Related to:
    • Hiking and Walking

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  • hajin's Profile Photo

    Besides the lovely natural...

    by hajin Written Aug 24, 2002

    0.5 out of 5 starsHelpfulness

    Besides the lovely natural spots on the island--from hikes to the different waterfalls, the Boiling Lake, the Freshwater Lake and the Emerald Pool--the Carib Territory is an interesting area to visit. Caribs were believed to have migrated to the islands from South America by boat and there's a small population still living on Dominica. Besides an interesting view of the culture, you'll also find beautiful woven handicrafts. There is also some fine hiking opportunities in this area as well--one of the nicest is the walk to the Escalier Tete Chien (shown in the picture). Islanders call a snake a tete chien (dog's head), and the literal translation of the name is snake's staircase. Seeing the formation, you can see why.

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  • Must see the Boiling lake,...

    by Wenona Written Aug 24, 2002

    0.5 out of 5 starsHelpfulness

    Must see the Boiling lake, excellent place to visit. But it requires climbing a mountain for about 3/4 hours. And it can get extremly hot especially when you reach the peak.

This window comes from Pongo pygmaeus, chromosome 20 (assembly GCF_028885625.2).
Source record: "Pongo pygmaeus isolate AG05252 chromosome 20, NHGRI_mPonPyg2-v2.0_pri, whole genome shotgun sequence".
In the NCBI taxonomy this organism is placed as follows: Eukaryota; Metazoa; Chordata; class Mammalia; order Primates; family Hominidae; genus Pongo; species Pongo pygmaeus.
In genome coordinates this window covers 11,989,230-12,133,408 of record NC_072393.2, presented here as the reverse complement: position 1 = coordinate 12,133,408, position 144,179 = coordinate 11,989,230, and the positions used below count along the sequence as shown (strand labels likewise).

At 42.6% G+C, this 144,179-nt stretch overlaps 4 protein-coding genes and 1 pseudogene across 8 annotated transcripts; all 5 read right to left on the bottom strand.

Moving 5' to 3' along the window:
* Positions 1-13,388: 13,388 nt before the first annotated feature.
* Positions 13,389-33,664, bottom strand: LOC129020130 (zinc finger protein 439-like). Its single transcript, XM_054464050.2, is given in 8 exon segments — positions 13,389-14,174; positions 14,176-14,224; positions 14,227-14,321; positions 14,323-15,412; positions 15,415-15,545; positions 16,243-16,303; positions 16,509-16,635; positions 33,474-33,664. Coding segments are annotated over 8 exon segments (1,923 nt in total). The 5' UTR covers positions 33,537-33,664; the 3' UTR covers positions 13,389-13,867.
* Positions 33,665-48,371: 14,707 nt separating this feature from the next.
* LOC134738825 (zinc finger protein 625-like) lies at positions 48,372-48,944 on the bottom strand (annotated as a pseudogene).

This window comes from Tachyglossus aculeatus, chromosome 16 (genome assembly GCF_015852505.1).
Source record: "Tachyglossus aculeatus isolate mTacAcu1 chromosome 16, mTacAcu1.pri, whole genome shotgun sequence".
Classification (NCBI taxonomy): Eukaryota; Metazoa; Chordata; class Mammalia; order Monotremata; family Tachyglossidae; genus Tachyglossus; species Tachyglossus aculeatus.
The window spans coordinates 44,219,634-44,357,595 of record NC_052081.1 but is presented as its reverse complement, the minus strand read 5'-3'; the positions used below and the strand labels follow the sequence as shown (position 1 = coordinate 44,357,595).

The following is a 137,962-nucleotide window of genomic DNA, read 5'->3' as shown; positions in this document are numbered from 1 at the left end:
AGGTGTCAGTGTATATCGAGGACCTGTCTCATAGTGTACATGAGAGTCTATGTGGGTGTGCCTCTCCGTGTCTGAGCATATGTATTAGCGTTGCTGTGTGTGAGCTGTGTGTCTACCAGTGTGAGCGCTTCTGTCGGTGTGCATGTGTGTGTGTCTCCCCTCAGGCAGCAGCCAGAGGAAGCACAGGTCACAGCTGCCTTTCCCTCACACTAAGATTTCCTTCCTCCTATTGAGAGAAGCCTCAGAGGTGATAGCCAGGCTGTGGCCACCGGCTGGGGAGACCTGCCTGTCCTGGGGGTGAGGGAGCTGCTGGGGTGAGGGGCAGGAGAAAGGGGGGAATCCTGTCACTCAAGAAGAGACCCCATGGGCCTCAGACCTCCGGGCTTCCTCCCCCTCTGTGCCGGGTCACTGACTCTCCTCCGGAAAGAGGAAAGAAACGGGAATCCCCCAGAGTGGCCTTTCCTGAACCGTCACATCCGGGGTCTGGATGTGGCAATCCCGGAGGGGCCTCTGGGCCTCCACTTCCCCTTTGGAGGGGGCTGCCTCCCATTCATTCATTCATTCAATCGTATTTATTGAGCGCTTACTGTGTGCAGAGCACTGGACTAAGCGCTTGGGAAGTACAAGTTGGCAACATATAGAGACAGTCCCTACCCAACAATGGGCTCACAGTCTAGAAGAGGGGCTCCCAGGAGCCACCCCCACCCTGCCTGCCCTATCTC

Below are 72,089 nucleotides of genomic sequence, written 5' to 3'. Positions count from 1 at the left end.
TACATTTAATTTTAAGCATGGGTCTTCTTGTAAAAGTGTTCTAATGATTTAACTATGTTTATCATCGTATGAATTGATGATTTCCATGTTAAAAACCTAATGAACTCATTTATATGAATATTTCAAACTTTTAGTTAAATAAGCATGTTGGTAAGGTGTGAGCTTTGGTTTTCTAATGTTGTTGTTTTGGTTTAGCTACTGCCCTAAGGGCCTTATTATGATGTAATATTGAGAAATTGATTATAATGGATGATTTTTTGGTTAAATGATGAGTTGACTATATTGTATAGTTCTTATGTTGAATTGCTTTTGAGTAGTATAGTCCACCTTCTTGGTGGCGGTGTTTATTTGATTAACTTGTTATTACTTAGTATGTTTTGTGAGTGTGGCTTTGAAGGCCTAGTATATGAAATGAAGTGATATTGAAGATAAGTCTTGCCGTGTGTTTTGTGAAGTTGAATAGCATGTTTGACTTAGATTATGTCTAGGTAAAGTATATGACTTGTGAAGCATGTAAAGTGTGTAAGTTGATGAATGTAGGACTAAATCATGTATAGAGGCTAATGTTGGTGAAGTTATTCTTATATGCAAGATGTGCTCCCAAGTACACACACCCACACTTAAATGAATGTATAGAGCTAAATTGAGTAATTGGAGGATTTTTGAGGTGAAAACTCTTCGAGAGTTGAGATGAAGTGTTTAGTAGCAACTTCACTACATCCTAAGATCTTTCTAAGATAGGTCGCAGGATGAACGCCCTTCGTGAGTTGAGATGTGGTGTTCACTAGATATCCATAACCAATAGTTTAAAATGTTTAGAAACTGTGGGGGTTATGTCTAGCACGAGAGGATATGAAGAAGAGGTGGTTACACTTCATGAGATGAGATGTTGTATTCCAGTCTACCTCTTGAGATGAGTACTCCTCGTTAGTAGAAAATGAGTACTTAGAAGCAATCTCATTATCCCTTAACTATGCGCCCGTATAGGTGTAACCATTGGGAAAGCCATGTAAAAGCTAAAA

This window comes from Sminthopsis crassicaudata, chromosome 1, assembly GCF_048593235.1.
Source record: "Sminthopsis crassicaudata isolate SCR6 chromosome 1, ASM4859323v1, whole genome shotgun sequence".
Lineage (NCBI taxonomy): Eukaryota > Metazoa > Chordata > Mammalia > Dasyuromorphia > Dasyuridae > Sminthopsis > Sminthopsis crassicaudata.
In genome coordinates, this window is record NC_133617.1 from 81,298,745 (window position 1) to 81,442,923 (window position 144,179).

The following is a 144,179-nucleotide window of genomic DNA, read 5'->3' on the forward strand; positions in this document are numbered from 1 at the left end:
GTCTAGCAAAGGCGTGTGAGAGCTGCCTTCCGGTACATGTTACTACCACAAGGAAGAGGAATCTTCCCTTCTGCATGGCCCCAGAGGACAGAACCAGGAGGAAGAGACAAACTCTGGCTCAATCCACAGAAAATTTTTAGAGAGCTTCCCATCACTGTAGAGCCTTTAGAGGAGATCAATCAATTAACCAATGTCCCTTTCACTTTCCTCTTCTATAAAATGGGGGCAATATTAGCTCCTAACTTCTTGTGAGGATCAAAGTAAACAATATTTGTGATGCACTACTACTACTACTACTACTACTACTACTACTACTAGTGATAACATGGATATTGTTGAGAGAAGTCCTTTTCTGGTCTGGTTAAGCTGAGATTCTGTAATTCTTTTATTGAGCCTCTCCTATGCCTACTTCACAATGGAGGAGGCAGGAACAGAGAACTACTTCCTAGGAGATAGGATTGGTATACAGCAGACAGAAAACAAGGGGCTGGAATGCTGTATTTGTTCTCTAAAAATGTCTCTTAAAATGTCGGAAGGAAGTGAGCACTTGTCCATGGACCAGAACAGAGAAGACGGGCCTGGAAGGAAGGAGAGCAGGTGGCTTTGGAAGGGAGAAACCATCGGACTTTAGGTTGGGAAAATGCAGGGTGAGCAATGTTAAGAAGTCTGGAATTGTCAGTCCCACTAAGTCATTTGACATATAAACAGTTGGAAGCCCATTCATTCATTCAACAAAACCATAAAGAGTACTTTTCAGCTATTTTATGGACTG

Sulphur springs
    Trafulgar falls I'll check on the name then correct it. There are hot spots in the water falls where you can bathe.If you like flowers and birds visit the botanic gardens.
    Iam a beach person and if you like the beach too. Dominica is full of them. Donkey beach was was the closet beach to where I was staying. It has black sand unusal and beautiful.There is a small bar where you can buy your drinks, beer as well as soft. While I was there, every Sunday they had a sound system on the beach, loads of people gathered, it was like on big beach party. It didn't finish until eveyon had gone.

    Do and see everything. It is a must. I went for a month with my family and I saw a lot.Only regret didn't really have enough money to Island hop. If you can it is a must, see as many Islands as you can.
    There will be pictures as soon as I can find them.

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    Boiling Lake

    by SMeeds Written Feb 25, 2003

    1.5 out of 5 starsHelpfulness

    Dominica has one of only two boiling lakes in the world, and it is the larger one. The other is in New Zealand.
    The boiling lake exists where a stream flows into an active volcanic crater. The hot gasses coming from the centre of the crater heat the water to almost boiling point.

    Related to:
    • Hiking and Walking